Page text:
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Logo Sizes/Formats

Discussion in 'Logo Design & Brand Identity Forum:' started by TomStutt, Jun 4, 2009.

  1. TomStutt

    TomStutt Senior Member

    Hi all

    When creating a logo, what size do you create it at?

  2. mrp2049

    mrp2049 Senior Member

    big! you can always make it smaller.

    depends if you are in a raster file or vector really.

    rastor, 300dpi the bigger the better, but its always better to do them in vector as re-sizing isn't a problem.
  3. tim

    tim Senior Member


    my last logo was 1000 px wide so that it could be put nearly anywhere.
  4. Xenonsoft

    Xenonsoft Active Member

    What software do you use?

    If you're using Illustrator it doesn't matter as you just zoom in and out and it doesn't lose any quality and when you're done you just resize to whatever you want.

    If you're using photoshop (unadvised) then go pretty large, 1000x1000+.
  5. TomStutt

    TomStutt Senior Member

    i did one in inkscape (cant afford illustrator yet) but wasnt sure on what size to do it.
  6. Aarlev

    Aarlev Member

    Inkscape is all vector, so as Xenonsoft also said it doens't matter. You can scale it to whatever size you want.
  7. h_freezy

    h_freezy Senior Member

    so illustrator is better than PS. I need to ditch my love affair with PS and switch.
  8. Aarlev

    Aarlev Member

    Illustrator is not better than Photoshop, it's just used for different things.

    For image editing, retouching and photo manipulations, Photoshop is much better than Illustrator. And many people also use Photoshop for website mockups (myself included). But if you're creating a logo, modifying type, or doing vector illustrations, then Illustrator is ideal. They're just different tools for different purposes.
  9. mrp2049

    mrp2049 Senior Member

    totally! Illustrator is a different animal to photoshop!

    I prefer photoshop for most things, but illustrator is soooooo important!
  10. Xenonsoft

    Xenonsoft Active Member

    Exactly Aarlev :up:
  11. h_freezy

    h_freezy Senior Member

    yeah yeah, why can't PS be as good as illustrator in rendering vectors and all that stuff. Adobe are just jokers. Why not incorporate illustrator into PS. Also PS for websites also because i just don't like dreamweaver for no reason.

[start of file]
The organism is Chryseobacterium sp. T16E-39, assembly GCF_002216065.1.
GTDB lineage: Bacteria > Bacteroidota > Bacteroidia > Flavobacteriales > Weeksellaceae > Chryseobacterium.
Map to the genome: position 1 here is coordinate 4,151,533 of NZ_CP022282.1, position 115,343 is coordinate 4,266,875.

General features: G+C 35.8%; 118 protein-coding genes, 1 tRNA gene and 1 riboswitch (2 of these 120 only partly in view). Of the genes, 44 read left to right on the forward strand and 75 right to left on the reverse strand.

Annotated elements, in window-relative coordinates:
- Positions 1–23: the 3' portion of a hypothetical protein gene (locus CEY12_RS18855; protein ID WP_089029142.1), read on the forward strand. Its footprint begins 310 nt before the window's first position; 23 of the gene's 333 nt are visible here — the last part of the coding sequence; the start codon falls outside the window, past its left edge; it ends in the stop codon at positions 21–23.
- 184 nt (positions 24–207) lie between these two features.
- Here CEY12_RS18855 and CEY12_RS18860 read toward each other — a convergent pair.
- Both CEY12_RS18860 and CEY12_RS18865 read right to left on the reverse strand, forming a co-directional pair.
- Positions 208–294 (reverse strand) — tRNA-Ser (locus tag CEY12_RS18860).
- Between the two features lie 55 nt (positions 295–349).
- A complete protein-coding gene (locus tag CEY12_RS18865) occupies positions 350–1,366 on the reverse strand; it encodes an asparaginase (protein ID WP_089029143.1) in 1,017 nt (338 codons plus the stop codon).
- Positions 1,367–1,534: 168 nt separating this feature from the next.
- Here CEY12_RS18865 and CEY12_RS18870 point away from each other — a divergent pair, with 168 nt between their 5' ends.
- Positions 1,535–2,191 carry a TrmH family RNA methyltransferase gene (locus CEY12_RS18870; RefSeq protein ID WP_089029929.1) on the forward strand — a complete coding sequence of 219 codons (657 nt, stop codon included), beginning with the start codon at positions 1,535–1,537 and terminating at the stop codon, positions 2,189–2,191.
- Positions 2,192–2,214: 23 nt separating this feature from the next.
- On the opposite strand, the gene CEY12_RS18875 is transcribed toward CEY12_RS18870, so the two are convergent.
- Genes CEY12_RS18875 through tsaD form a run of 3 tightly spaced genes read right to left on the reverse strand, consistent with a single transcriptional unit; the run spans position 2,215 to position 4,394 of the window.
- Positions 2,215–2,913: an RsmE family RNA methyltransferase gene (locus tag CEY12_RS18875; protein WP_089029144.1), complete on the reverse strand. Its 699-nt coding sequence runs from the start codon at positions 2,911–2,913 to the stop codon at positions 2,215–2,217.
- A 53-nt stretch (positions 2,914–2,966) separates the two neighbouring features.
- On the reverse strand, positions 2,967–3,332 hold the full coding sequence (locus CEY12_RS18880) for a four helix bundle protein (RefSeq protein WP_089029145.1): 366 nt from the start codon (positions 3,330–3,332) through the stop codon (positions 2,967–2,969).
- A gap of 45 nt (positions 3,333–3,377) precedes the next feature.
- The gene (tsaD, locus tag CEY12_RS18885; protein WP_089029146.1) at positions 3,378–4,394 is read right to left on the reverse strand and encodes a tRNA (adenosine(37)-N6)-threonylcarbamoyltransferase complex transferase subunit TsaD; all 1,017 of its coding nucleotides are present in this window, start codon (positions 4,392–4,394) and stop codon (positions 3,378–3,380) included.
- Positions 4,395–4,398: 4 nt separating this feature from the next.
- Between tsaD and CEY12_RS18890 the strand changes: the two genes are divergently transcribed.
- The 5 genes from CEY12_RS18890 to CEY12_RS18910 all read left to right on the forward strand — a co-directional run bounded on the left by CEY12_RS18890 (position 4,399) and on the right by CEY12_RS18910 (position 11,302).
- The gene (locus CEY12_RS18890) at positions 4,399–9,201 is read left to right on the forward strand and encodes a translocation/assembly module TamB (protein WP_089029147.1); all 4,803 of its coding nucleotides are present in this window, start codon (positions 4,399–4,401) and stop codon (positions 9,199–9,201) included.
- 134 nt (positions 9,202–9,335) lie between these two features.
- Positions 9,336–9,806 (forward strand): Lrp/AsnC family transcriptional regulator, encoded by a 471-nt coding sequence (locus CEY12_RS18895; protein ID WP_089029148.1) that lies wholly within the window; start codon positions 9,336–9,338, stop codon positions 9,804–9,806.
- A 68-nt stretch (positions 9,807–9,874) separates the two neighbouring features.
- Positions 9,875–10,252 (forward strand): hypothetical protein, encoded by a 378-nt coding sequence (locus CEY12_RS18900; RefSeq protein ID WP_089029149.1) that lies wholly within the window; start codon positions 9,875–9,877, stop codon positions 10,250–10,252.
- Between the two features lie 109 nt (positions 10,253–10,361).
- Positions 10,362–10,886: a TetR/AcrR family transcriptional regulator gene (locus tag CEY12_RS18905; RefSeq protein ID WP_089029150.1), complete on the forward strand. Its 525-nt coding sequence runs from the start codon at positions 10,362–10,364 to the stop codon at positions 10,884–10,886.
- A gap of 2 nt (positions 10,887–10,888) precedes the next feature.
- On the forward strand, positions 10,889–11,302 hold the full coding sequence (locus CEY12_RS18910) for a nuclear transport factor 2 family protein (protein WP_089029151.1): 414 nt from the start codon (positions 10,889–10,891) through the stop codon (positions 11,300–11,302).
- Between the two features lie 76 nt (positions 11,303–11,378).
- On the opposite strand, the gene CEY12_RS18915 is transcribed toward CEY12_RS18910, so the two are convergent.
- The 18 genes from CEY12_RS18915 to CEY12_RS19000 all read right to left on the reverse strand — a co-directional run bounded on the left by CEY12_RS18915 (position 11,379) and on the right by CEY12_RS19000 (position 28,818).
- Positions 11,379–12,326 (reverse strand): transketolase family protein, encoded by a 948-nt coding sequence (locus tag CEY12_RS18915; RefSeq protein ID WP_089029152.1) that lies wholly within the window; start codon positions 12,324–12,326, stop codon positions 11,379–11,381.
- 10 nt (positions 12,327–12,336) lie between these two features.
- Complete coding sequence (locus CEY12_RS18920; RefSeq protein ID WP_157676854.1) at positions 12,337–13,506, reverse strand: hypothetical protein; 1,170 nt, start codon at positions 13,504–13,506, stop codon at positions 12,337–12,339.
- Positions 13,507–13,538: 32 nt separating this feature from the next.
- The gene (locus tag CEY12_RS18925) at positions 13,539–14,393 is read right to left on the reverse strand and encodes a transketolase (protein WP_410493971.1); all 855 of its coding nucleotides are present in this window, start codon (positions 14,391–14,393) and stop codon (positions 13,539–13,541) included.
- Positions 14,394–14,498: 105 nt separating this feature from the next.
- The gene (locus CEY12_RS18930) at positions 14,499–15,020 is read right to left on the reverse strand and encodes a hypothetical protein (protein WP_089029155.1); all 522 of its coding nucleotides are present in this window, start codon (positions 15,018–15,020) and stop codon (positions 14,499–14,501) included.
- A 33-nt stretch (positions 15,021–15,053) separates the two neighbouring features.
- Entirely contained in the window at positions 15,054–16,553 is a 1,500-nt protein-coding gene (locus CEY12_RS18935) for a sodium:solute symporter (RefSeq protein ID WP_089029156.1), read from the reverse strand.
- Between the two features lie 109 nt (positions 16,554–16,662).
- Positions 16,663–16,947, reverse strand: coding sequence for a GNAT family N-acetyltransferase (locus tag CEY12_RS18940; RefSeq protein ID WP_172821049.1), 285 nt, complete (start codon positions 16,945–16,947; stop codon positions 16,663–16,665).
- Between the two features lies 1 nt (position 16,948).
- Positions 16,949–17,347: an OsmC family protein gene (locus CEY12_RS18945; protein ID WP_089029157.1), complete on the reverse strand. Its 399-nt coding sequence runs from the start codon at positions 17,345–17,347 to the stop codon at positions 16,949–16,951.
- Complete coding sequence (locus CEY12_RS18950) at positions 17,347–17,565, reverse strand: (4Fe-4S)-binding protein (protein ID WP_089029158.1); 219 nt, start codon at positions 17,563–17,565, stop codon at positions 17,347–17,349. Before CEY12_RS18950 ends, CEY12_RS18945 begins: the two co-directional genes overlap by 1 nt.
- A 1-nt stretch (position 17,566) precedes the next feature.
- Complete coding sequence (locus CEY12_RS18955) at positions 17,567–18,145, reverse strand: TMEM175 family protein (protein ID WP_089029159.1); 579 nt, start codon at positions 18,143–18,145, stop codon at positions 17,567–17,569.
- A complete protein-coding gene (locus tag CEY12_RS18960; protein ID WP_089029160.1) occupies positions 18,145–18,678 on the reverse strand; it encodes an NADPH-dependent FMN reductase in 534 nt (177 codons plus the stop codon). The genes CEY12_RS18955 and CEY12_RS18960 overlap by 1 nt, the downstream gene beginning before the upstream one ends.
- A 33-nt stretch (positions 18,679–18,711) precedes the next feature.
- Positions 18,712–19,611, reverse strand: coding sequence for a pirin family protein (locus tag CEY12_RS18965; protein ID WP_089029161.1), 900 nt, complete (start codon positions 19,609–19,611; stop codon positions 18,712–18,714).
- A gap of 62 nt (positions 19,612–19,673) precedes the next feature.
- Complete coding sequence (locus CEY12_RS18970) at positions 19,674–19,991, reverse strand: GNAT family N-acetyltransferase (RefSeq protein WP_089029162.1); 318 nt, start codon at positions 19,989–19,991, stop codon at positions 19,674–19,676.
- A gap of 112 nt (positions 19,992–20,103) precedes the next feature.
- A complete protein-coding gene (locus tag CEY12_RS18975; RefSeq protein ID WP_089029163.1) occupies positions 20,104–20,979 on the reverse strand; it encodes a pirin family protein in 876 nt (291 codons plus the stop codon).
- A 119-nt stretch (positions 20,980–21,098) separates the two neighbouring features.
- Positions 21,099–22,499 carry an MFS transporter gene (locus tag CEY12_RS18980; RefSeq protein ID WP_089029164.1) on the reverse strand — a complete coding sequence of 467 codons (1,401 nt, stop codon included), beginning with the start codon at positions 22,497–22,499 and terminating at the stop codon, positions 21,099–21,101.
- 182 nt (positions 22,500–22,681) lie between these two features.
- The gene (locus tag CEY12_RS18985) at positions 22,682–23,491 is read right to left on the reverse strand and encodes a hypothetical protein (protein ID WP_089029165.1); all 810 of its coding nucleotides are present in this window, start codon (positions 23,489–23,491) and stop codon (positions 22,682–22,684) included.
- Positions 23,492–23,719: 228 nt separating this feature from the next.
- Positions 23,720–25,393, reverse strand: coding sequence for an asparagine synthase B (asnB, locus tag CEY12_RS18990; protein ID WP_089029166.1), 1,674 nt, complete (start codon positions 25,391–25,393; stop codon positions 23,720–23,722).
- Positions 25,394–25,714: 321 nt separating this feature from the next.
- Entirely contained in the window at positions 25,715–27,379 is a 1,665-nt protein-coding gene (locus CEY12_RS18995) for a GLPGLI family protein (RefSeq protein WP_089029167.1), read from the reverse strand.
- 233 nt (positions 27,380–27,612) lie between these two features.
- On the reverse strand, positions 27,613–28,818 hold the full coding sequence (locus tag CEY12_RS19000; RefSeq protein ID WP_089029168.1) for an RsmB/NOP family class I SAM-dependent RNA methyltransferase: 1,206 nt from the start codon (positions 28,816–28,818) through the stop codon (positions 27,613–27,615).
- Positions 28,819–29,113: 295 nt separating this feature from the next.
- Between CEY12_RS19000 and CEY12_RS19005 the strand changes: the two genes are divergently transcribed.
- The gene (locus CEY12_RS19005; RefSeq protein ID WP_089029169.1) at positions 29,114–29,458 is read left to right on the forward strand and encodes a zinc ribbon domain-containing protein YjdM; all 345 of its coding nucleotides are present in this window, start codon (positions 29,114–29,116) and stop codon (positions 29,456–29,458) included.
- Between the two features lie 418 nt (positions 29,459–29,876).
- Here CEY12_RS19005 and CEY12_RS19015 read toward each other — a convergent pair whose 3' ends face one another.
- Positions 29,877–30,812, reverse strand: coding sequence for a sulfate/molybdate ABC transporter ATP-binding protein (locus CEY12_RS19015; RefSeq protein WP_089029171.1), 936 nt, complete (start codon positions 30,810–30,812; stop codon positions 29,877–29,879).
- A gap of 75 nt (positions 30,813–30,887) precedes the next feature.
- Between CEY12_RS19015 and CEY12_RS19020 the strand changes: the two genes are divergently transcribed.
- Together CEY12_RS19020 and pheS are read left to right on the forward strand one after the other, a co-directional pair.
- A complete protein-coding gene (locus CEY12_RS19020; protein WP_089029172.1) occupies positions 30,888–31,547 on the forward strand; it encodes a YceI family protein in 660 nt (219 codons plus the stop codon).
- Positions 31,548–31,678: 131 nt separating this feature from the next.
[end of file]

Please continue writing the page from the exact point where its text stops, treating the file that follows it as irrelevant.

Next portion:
why not just one software called Ultimate PS for dig?
  12. Xenonsoft

    Xenonsoft Active Member

    I prefer it seperated personally. I'd rather have specialised tools for one thing in one place and other tools in a different place that do different bits.

    It costs more but I prefer it.
  13. Aarlev

    Aarlev Member

    I think such an application would be too extensive. It would require a very large user interface, and imagine the amount of functions and menus you'd need, not to mention the size of the application itself. And some people like to specialise in Illustration for example, or Photo Retouching, so they wouldn't want a huge beast of a program like that.

    CS3 and now CS4 are so integrated anyways that they're almost like one big application already.
  14. ch3tzy

    ch3tzy Senior Member

    ^ more money different programs, but as Aarlev mentioned, I would hate to have all the menu's from illustrator in my photoshop.
  15. br3n

    br3n Senior Member

    The clue is in the name,

    photoshop > photos and other raster images
    illustrator > not such a huge clue but lines/fixed colours, paths not pixles (kind of)
  16. mrp2049

    mrp2049 Senior Member


  17. matt

    matt Member

    It's called Creative Suite innit?
  18. Greg

    Greg Active Member

    Hi Tom,

    As the others have already said (in a round about way) you need to understand the differences between vector graphics and raster graphics, and know when it's appropriate to use them. As has already been pointed out if you're working with software that creates vector paths (best suited for logos and vector illustrations) then you can scale that logo to any size needed.

    The other thing with having a logo in vector format is it makes it suitable for other applications than just printing, for example signwriting vinyl software can import a vector path and use it to cut sign vinyl.

    Check out Wikipedia for some more info on vector vs raster - Vector graphics - Wikipedia, the free encyclopedia


  19. h_freezy

    h_freezy Senior Member

    now i get it. thats why the stupid printers who did my business card were moaning about my design and that i should have used illustrator
  20. Greg

    Greg Active Member

    Not the printers fault!
    But sounds like you've learnt a valuable lesson from it :cool:

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